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From hiring in-house IT talent to undertaking strategic partnerships with other practices, providers have options when it comes to deploying their new EHR.
Your practice is taking on an EHR implementation. This likely means you're looking to add to your team to ensure the new system is functioning on-time and on-budget -and that your clinicians are trained to document care.
If you've decided to hire in-house IT talent, you need to look at applicants' resumes for experience at a physician practice, advised Dan O'Connor, vice president of client relations at Stoltenberg Consulting. Absent that, you're looking for a technical person with a clinical background or someone who understands clinical workflows.
While hiring a person with both technical and clinical background can hurt your budget, O'Connor suggests that practices consider a resource with strong experience on the front office side of the practice. These people typically understand the workflow of the practice, which can be equally as important as technical skills - and potentially less costly.
Another option for practices with a keen eye on their budgets is to partner with an affiliated hospital that can help with the EHR implementation. An example is a medical center that has the in-house expertise, added O'Connor.
Hughston Clinic Orthopedics, located in Nashville, Tenn., decided to take this approach by partnering with a large orthopedic practice in Columbus, Ga., in its switch to a new EHR. The reasoning behind this move, said Linda ClenDening, the practice's chief executive officer, is her team really needed access to another practice's technical expertise - in this case, the practice in Georgia has 16 years of EHR experience - and a structured training methodology that had already been nailed down.
"What we're doing is partnering with a practice that has a lot of know-how with the software," said ClenDening.
While she values the EHR vendor's contributions as well, ClenDening notes that what the vendor can't offer is a comprehensive understanding of what it means to deploy an EHR at a physician practice. "They don't do the job every day…When our team leaders go down to the office in Columbus and we sit side-by-side, we learn how the system actually works," she said. Some early learnings by her team thus far include an understanding of audit processes, best practices in rolling out the EHR from a project management perspective, and appropriate policies and procedures with the EHR.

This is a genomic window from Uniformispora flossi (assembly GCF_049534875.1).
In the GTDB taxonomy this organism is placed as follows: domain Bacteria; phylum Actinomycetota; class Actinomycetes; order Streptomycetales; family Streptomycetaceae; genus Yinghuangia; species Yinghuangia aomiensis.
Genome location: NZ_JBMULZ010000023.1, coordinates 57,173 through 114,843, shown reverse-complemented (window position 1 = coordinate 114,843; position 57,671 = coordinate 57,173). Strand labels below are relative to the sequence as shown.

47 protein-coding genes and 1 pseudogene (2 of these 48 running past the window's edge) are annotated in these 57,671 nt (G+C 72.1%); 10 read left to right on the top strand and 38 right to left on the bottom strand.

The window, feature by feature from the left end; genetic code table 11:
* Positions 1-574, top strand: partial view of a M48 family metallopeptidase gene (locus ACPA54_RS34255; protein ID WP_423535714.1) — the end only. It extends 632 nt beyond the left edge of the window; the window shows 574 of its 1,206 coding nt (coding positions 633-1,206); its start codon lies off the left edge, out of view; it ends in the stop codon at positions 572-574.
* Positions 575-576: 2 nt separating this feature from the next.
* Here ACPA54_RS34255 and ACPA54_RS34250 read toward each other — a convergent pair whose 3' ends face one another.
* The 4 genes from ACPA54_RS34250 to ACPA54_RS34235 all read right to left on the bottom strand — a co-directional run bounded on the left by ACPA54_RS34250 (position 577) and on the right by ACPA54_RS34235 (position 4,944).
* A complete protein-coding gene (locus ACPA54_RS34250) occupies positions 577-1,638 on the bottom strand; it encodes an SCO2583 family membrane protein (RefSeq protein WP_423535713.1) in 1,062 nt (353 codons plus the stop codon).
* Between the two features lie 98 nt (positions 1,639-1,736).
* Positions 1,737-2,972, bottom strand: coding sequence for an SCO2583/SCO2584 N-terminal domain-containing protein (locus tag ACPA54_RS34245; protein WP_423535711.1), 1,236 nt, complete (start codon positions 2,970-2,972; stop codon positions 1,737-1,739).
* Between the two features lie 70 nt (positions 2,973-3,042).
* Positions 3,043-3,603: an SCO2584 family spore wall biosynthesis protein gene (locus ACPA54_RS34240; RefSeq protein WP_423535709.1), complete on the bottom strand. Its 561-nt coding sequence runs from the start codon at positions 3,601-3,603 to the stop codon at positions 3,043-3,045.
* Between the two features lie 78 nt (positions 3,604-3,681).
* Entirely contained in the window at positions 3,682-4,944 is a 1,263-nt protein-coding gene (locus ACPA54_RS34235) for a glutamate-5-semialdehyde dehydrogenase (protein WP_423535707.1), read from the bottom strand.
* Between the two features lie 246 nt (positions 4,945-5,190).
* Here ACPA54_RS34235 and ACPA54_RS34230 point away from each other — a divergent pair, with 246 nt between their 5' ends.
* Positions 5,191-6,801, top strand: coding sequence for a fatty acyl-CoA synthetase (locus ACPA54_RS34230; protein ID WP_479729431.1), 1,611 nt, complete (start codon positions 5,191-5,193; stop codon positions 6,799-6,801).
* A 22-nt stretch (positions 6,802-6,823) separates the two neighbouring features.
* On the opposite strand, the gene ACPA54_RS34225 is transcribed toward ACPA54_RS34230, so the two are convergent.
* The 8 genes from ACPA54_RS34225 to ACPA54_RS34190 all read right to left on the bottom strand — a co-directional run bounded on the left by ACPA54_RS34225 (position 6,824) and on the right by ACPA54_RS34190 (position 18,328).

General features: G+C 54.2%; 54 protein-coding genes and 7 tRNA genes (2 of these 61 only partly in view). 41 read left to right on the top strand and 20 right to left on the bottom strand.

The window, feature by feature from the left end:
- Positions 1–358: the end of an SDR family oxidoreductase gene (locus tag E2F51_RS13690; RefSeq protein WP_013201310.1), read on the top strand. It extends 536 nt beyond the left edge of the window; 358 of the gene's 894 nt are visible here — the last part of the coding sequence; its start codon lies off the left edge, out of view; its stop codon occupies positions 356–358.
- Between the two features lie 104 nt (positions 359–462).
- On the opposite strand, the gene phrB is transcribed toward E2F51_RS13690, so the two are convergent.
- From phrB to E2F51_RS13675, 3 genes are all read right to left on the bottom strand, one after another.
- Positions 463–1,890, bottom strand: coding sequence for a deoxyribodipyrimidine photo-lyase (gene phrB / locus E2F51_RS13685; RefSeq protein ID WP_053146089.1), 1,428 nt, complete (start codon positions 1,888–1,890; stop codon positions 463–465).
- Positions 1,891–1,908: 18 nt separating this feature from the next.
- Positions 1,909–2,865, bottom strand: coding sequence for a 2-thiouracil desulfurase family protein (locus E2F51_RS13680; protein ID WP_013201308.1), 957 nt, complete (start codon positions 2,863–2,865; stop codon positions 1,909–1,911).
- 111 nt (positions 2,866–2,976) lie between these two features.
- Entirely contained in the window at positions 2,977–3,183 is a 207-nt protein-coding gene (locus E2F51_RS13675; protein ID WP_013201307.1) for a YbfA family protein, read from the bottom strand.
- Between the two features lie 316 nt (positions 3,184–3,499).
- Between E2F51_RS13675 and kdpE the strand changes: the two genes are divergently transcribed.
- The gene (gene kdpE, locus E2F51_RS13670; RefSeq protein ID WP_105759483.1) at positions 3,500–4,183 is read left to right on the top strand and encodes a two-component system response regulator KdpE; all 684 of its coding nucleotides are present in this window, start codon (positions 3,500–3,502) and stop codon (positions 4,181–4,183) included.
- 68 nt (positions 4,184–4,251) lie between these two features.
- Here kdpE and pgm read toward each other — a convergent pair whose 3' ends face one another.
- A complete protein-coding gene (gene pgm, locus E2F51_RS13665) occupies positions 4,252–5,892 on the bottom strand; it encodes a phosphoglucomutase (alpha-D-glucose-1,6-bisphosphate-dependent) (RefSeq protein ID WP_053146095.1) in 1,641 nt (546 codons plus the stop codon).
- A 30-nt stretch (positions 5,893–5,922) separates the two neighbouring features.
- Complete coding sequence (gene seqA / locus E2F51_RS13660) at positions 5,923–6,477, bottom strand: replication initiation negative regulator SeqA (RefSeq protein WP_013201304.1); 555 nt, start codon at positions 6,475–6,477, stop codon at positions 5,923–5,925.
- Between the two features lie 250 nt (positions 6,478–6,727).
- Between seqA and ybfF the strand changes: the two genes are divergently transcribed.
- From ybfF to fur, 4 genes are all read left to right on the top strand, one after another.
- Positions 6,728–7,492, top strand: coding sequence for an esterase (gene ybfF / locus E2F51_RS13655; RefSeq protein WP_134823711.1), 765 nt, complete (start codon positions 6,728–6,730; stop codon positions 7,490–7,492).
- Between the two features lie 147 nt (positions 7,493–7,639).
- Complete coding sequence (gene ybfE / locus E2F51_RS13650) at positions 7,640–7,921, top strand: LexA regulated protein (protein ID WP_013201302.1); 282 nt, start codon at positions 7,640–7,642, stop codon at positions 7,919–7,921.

Even if this type of partnership with another healthcare provider isn't an option, O'Connor has some good news: Physician practices may not need as much in-house technical expertise as they think. Many of the EHRs available today are less technical - in terms of the need for modification, says O'Connor. While physician practices will still need access to a technical resource who understands integrations between systems, what's required is a grounding in clinical workflows.
"Also to keep in mind is the fact that there's been a shift in the industry," said O'Connor. "It's a move away from smaller, niche systems, which are often very provider friendly…and super-easy to navigate, but difficult to integrate with local [hospitals' EHRs]." Thus, it's important to have a technical resource within your practice to weigh the pros and cons of a using a niche EHR versus one that may be more difficult to use but makes information sharing with hospitals much easier, he added.